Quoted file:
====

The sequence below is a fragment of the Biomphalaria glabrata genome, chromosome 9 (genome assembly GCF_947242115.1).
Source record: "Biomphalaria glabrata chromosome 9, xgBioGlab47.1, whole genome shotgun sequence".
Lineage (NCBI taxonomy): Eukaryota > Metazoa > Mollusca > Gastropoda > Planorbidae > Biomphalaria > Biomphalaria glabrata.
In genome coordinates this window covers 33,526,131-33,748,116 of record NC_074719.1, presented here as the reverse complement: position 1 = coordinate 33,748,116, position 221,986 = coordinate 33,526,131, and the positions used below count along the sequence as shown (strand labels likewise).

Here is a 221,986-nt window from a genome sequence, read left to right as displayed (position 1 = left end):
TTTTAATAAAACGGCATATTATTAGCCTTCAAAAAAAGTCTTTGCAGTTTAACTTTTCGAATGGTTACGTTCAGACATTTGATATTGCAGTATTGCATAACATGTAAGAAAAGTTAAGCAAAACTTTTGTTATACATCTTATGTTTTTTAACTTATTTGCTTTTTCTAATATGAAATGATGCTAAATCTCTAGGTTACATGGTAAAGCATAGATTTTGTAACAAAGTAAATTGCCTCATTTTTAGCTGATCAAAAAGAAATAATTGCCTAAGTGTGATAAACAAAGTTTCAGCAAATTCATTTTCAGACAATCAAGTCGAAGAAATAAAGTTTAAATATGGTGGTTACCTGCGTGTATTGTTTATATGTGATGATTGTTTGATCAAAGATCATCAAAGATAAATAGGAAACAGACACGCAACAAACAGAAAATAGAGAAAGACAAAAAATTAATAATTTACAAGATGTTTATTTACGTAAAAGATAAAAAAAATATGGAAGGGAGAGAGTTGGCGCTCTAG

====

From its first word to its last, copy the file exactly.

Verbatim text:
The sequence below is a fragment of the Biomphalaria glabrata genome, chromosome 9 (genome assembly GCF_947242115.1).
Source record: "Biomphalaria glabrata chromosome 9, xgBioGlab47.1, whole genome shotgun sequence".
Lineage (NCBI taxonomy): Eukaryota > Metazoa > Mollusca > Gastropoda > Planorbidae > Biomphalaria > Biomphalaria glabrata.
In genome coordinates this window covers 33,526,131-33,748,116 of record NC_074719.1, presented here as the reverse complement: position 1 = coordinate 33,748,116, position 221,986 = coordinate 33,526,131, and the positions used below count along the sequence as shown (strand labels likewise).

Here is a 221,986-nt window from a genome sequence, read left to right as displayed (position 1 = left end):
TTTTAATAAAACGGCATATTATTAGCCTTCAAAAAAAGTCTTTGCAGTTTAACTTTTCGAATGGTTACGTTCAGACATTTGATATTGCAGTATTGCATAACATGTAAGAAAAGTTAAGCAAAACTTTTGTTATACATCTTATGTTTTTTAACTTATTTGCTTTTTCTAATATGAAATGATGCTAAATCTCTAGGTTACATGGTAAAGCATAGATTTTGTAACAAAGTAAATTGCCTCATTTTTAGCTGATCAAAAAGAAATAATTGCCTAAGTGTGATAAACAAAGTTTCAGCAAATTCATTTTCAGACAATCAAGTCGAAGAAATAAAGTTTAAATATGGTGGTTACCTGCGTGTATTGTTTATATGTGATGATTGTTTGATCAAAGATCATCAAAGATAAATAGGAAACAGACACGCAACAAACAGAAAATAGAGAAAGACAAAAAATTAATAATTTACAAGATGTTTATTTACGTAAAAGATAAAAAAAATATGGAAGGGAGAGAGTTGGCGCTCTAG